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  #1  
Old 02-23-2003, 06:40 PM
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water logged floatation problems

I just purchased a 1965 Chris Craft Corsair-Sun Lounger, It is a 18' fiber glass boat. I was amazed at the perfect condition the boat, engine, outdrive was in. HOWEVER,,,,,,,,, I was going to clean the inside out. I tilted the boat up and removed the drain plug. I noticed a little water coming out. I thought it was just some water that might have slipped in with the last rain we had. Much to my surprise, the water just kept coming out. I noticed it was coming from around the front engine mount on the floor. I removed one of the engine mount bolts. That's when my dreams came crashing down around me. It appears that while it had been stored outdoors with a cover for a few years, water had penetrated the subfloor area. I called a friend who does fiberglass work. He removed a 12"x12" area of the floor. The floatation is soaked. I have put the boat in an almost straight up position. Some of the water has drained, but it appears that the whole floor has to be cut out. Then I would have to remove all the foam ??????? Is this the only solution??? Do I have to put new foam in??? It looks like it was sprayed in. I knew the boat seemed a little heavy, but I thought it was a solid boat. What to do. Will the stuff ever dry????? The floor is molded in to the boat. So it will need to be cut carefully. Any ideas??????

Thanks for any and all responses,
Mr. Lamothe
josiahlamothe3@hotmail.com
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  #2  
Old 02-25-2003, 03:23 AM
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I've heard of people speeding up the core or foam drying process by:

1.) drilling a pattern of 1/4" holes and using either a shop vac or a vacuum bagging pump combined with a condenser (so the water won't harm the pump) to try and suck the water out of the core.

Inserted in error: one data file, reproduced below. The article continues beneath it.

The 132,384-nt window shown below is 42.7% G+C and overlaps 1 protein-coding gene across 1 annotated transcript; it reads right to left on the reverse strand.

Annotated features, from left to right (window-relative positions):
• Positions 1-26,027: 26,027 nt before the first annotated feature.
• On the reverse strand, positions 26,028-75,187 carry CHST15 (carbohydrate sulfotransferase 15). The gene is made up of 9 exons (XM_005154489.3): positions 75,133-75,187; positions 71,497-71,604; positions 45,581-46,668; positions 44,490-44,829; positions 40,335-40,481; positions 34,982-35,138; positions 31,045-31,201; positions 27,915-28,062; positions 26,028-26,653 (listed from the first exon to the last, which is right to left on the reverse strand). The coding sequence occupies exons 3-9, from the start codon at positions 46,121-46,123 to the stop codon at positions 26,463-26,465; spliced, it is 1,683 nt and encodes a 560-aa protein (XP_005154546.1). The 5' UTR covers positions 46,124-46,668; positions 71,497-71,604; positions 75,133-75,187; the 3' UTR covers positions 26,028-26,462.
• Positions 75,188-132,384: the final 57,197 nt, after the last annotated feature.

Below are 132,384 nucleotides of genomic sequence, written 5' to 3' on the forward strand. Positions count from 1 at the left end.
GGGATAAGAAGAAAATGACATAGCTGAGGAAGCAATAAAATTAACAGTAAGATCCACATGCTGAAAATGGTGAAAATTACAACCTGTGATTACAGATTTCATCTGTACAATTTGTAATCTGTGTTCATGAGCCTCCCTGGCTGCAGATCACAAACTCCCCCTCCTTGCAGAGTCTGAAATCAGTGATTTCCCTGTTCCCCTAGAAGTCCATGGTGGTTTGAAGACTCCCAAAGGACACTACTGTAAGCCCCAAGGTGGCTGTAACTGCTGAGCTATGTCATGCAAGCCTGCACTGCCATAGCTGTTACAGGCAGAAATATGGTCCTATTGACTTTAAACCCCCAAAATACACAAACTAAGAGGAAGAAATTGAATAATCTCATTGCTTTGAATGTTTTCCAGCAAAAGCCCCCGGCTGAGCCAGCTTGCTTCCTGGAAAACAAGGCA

2.) drilling two holes, one at a high point and one at the lowest point possible. Then hook an air compressor up to the higher inlet hole and apply some air pressure to try and force the water to migrate out of the foam faster.

I have no idea if either of these methods will work, but it could be something to look into.

If the boat is stored indoors and kept on a trailer in the summer covered well, it might be ok to simply let the foam dry out, especially if itís just in the cockpit floor that itís really wet right now. The mention that ďit was coming from around the front engine mountĒ makes me worried though Ė I donít know how your boat is built but I would be concerned if the stringers, etc. are isolated from the wet floor. If they are waterlogged or rotten, you could be in for bigger problems in the long run.

If the boat is kept in the water where it will always be a little damp, or if the water is near any structural areas, e.g. the stringers supporting the engine mounts, and the boat is otherwise a nice boat, I would be inclined to address the issue now, removing the foam, replacing it with good quality closed cell foam that will not absorb water, and then re-glassing over it.

This page makes for an interesting read: High Tech Materials In Boat Building
- The Pros and Cons of Space Age Materials in Boat Building What it Means for the Consumer by David H. Pascoe, CMS
if you're on the edge trying to talk yourself into a rebuild-process. The picture half way down and the quote "The gunk pouring out of this hull is the result of complete water saturation of the foam core. Hydraulic action - panting of the inner and outer skins - pulverized the foam and turned it to black mush. Once the foam degraded, the laminate weakened and split open, sinking the boat" would probably be a good one if you're trying to talk yourself into redoing it.